John Brockman


American Literary Agent, Founder of Edge Foundation, an organization aimed to bring together people working at the edge of a broad range of scientific and technical fields

Author Quotes

us measure progress not by what is discovered but rather by the growing list of mysteries that remind us of how little we really know.

When most people think about evolution by selection, they conjure up phrases such as survival of the fittest or nature red in tooth and claw. These focus attention on the Darwinian struggle for survival. Many scientists, but few others, know that evolution by selection occurs through the process of differential reproductive success by virtue of heritable differences in design, not by differential survival success. And differential reproductive success often boils down to differential mating success, the focus of Darwin?s 1871 theory of sexual selection.

We all die. Nearly half of us die of cancer (38 percent of females, 45 percent of males).

When Planck introduced his quantum of action at the turn of the 20th century, he realized that this allowed for a new set of natural units. For example, the Planck time is the square root of Planck?s constant times the gravitational constant divided by the fifth power of the speed of light. It is the smallest unit of time anyone talks about, but is it a time? The problem is that these constants are just that. They are the same to a resting observer as to a moving one. But the time is not. I posed this as a divinette to my coven, and Freeman Dyson came up with a beautiful answer. He tried to construct a clock that would measure it. Using the quantum uncertainties, he showed that it would be consumed by a black hole of its own making. No measurement is possible. The Planck time ain?t a time?or it may be beyond time.

We all have a number of executive sub-selves, and the only way we manage to accomplish anything in life is to allow only one sub-self to take the conscious driver?s seat at any given time.

When we want things to stay the same, we?ll always wind up playing catch-up. Better to go with the flow.

We can speak, think, refer to ourselves as agents, and so build up the false idea of a persisting self that has consciousness and free will.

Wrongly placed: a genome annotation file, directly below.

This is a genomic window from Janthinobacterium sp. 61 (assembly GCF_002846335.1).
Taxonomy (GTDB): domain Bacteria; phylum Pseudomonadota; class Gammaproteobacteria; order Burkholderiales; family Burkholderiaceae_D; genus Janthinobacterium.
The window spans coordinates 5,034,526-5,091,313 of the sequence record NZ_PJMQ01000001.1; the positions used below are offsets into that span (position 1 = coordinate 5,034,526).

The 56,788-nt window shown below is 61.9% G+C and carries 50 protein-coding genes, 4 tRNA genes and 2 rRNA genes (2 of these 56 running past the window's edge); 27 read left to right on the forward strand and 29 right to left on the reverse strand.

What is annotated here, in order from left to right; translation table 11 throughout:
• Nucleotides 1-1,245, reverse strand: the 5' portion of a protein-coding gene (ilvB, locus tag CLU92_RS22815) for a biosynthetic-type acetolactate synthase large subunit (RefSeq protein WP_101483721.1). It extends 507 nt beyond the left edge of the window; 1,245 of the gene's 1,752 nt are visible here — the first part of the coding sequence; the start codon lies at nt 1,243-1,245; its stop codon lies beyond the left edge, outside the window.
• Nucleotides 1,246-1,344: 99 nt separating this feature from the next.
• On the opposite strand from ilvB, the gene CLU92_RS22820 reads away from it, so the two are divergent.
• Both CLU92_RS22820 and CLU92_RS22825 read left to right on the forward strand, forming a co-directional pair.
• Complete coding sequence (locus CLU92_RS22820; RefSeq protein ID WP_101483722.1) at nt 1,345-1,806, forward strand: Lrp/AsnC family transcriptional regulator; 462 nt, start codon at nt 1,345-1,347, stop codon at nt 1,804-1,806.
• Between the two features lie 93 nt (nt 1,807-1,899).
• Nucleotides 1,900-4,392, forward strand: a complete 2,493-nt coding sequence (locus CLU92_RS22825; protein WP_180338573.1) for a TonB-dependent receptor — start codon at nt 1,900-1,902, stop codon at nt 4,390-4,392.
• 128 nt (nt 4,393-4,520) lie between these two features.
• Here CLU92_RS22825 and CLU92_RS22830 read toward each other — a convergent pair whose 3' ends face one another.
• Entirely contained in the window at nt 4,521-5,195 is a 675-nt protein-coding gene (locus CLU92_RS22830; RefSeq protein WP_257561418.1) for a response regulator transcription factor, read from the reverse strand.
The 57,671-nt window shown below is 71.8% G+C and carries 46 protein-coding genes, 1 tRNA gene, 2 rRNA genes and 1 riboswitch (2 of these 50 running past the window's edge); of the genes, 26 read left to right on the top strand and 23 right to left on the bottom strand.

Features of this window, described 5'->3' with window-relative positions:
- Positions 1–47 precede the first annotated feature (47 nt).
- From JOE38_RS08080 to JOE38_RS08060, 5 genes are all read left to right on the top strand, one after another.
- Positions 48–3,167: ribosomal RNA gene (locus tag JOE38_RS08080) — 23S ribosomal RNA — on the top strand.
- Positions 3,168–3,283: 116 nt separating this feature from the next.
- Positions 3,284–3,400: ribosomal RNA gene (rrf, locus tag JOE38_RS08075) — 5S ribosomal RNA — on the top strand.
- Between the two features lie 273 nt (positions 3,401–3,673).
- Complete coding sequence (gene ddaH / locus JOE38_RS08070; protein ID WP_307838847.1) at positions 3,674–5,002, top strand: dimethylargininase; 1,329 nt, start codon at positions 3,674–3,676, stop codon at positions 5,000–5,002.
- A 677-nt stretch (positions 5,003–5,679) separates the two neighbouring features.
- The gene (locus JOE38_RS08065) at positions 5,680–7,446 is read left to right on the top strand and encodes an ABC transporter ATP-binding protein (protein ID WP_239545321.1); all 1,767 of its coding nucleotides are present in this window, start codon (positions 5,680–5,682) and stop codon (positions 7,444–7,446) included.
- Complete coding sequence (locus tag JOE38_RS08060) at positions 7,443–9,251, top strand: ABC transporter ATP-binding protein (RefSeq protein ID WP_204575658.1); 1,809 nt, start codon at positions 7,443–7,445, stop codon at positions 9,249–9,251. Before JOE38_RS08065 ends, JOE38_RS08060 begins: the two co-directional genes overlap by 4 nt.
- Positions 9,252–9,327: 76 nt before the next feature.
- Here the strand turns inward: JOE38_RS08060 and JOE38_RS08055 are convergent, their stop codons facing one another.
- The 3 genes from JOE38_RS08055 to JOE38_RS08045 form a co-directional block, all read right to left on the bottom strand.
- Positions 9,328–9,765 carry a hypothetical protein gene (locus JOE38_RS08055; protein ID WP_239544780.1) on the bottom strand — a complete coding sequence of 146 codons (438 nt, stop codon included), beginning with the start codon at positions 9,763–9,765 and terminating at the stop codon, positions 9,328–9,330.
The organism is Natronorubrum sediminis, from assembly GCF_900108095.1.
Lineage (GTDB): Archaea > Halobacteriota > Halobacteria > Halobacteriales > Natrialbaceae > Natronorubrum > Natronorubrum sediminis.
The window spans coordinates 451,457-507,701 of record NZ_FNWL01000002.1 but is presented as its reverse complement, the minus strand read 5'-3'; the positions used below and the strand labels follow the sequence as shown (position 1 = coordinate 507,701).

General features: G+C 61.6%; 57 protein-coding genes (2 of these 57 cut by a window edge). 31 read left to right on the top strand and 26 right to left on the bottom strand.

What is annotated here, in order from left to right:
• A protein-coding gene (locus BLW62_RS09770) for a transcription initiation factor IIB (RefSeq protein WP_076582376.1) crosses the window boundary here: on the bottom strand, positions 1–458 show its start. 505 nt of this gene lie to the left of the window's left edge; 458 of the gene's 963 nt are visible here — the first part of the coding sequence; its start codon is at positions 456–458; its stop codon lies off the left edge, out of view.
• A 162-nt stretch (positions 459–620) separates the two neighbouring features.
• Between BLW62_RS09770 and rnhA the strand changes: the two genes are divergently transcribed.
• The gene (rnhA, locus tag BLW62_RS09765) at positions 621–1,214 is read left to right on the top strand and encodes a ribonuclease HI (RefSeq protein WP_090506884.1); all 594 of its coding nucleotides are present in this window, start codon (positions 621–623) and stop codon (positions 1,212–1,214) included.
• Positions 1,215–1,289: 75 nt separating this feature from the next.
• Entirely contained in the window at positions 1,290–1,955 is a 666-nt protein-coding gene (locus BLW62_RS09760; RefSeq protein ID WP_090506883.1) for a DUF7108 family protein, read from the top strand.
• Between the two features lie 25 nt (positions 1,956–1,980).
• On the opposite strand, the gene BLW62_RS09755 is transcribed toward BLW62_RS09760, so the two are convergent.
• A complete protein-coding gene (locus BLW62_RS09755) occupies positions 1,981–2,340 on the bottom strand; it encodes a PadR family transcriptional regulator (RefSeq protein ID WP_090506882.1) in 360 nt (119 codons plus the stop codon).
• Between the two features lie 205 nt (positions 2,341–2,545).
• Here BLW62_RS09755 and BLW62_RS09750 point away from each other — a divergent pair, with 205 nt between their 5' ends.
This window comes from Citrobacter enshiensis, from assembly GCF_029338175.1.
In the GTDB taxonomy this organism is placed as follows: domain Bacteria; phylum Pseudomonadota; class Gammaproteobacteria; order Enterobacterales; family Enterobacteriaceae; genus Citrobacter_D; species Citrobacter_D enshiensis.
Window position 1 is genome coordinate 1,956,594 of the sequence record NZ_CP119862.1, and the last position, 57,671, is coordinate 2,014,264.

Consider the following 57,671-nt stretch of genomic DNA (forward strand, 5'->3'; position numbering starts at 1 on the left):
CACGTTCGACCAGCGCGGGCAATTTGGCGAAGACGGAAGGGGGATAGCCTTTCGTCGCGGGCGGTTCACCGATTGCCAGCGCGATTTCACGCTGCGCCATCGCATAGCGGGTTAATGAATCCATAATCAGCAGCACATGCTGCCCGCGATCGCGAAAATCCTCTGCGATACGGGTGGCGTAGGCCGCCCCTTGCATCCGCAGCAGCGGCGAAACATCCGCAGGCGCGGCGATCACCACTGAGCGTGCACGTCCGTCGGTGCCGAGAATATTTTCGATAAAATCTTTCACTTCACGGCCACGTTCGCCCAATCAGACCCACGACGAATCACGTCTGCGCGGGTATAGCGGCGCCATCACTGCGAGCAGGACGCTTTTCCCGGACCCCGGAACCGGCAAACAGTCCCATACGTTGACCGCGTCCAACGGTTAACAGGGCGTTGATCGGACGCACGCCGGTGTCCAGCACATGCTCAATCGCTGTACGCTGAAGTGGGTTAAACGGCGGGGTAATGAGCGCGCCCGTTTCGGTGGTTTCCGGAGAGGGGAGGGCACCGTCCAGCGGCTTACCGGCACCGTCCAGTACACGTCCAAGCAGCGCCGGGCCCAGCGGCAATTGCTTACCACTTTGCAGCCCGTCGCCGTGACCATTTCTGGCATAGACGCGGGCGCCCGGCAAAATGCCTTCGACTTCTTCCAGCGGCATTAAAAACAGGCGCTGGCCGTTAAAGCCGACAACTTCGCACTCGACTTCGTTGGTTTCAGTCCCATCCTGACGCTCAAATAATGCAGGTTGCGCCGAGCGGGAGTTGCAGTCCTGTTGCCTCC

Why do half of all Americans believe in ghosts, three-quarters believe in angels, a third believe in astrology, three-quarters believe in hell? Why do a quarter of all Americans believe that the president of the United States was born outside the country and is therefore ineligible to be president? Why do more than 40 percent of Americans think the universe began after the domestication of the dog? Let?s not give the defeatist answer and blame it all on stupidity. That?s probably part of the story, but let?s be optimistic and concentrate on something remediable: lack of training in how to think critically and how to discount personal opinion, prejudice, and anecdote in favor of evidence.

The science of morality requires us to, in the end, get beyond the myth of a perfectly objective scientific morality.

We may just have to come around to the notion that there?s my universe and there?s your universe?but there?s no such thing as the universe.

Wicked problems demand people who are creative, pragmatic, flexible, and collaborative. They never invest too much in their ideas, because they know they will have to alter them. They know there?s no right place to start, so they simply start somewhere and see what happens. They accept the fact that they?re more likely to understand the problem after it?s solved than before. They don?t expect to get a good solution; they keep working until they?ve found something that?s good enough. They?re never convinced they know enough to solve the problem, so they?re constantly testing their ideas on different stakeholders.